“Kind words can be short and easy to speak, but their echoes are truly endless.” So said Mother Teresa, an Indian missionary known for her own world-changing goodness. I know she was right, and yet I find myself struggling sometimes to get those kind words to travel the incredibly short distance between my brain and my mouth (which is confusing since some really dumb statements can make the same voyage lickety-split).
I think kind thoughts, but then I’m often too apprehensive and overly analytical to vocalize them. If I tell him he’s wearing a gorgeous tie, will he think I’m flirting with him? If I ask her if she’s lost weight, will she think I’m implying she needed to? Even more often I’m just too forgetful–I intend to pass on a genuine compliment, I really do, but then something else distracts me, and it may be weeks later before the thought reoccurs.
I admire those people who can so easily and sincerely speak a kind word, especially since I have often been the recipient of their kindness and know first-hand its power. In some cases, my day was greatly improved; in others, my entire life was forever enriched.
A few days ago I finally put the finishing touches on a week-long project of painting the basement. I have never been a fan of physical labor; consequently, my wimpy little body was suffering the effects of repeatedly reaching, bending, squatting, and going up the ladder, down the ladder, and up the ladder again. Even my thumbs hurt. I took a long, scalding hot shower and swallowed more than the recommended dosage of Advil–and then I wanted to ever-so-gently ease into my recliner with ice packs, heating pads, and pillows (did I mention I am a wimp?), but I still had errands to run and groceries to buy, so instead I eased ever-so-gently into my car and headed to town. In the end, I was glad I made that trip.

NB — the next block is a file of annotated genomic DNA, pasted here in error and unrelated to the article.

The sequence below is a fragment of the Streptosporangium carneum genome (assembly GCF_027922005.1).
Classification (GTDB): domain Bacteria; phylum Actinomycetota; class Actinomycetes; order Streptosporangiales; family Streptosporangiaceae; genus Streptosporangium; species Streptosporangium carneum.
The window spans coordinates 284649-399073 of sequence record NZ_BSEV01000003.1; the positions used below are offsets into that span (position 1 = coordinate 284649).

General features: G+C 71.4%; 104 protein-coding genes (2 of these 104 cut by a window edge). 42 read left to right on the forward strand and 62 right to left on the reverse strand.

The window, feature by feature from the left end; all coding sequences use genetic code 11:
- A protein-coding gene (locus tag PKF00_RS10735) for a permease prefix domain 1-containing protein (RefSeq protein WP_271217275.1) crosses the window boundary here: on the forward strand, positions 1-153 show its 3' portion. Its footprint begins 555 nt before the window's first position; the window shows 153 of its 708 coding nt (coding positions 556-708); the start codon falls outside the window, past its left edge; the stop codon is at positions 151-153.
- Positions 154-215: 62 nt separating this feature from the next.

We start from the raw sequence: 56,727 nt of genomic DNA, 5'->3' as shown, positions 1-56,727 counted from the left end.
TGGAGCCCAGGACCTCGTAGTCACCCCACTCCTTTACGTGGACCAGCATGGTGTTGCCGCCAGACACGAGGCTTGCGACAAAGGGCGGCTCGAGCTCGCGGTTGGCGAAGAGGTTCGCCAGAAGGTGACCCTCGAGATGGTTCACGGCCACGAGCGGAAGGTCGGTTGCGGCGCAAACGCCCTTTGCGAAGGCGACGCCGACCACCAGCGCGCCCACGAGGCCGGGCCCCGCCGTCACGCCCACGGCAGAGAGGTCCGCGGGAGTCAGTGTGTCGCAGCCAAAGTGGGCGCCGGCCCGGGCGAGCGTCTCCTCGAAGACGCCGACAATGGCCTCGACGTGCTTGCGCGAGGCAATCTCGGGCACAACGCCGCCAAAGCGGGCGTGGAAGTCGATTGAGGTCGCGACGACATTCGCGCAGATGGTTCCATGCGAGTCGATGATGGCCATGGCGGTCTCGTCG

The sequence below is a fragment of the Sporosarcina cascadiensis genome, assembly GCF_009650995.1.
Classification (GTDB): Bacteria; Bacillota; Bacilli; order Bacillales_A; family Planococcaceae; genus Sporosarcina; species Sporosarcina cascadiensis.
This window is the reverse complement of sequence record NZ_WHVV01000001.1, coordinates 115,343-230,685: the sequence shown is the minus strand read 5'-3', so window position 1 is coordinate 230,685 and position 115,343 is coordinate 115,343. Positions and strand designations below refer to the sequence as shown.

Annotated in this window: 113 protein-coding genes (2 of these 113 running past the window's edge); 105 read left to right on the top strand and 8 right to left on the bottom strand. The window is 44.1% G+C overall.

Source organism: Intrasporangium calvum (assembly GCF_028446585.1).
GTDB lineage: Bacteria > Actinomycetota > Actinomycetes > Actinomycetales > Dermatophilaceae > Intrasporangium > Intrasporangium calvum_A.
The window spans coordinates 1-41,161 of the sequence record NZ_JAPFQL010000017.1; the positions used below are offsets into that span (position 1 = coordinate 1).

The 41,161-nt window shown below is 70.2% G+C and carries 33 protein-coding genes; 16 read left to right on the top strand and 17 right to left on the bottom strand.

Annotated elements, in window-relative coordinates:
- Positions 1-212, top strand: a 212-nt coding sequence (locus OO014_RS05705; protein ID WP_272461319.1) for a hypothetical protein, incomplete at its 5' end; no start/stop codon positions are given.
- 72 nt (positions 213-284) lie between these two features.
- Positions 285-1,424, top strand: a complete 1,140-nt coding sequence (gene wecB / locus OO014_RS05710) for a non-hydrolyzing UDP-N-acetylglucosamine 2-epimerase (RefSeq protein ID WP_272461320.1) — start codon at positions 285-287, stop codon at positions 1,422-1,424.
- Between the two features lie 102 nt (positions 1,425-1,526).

As I was hobbling into the grocery store, I was greeted by a very sweet lady who is the mother of one of my students (one of the few parents who isn’t a former student of mine). She inquired about my summer, and then she asked if she had read correctly in the newspaper that I was 50 years old. I told her that was correct, and she said, “I had no idea! I thought you weren’t a day over 40–maybe even 38!” I told her my oldest son had recently turned 26, so yes, I really was that old, and she said, “Well, I just wanted to tell you that you look GREAT!”
I thanked her and told her she had just made my day–and she had. It may have been such a small act of kindness to her, but considering how my body felt, her words were sweet elixir. Suddenly my back straightened, and even my thumbs felt better. Now, I realize I’ve just admitted to an abundance of vanity (if you’re nowhere near 50, you may not understand), but I will gladly accept being 50 every day–or at least for the next six months–if there is just one kind person out there who believes I don’t look a day over 40 (or even 38!).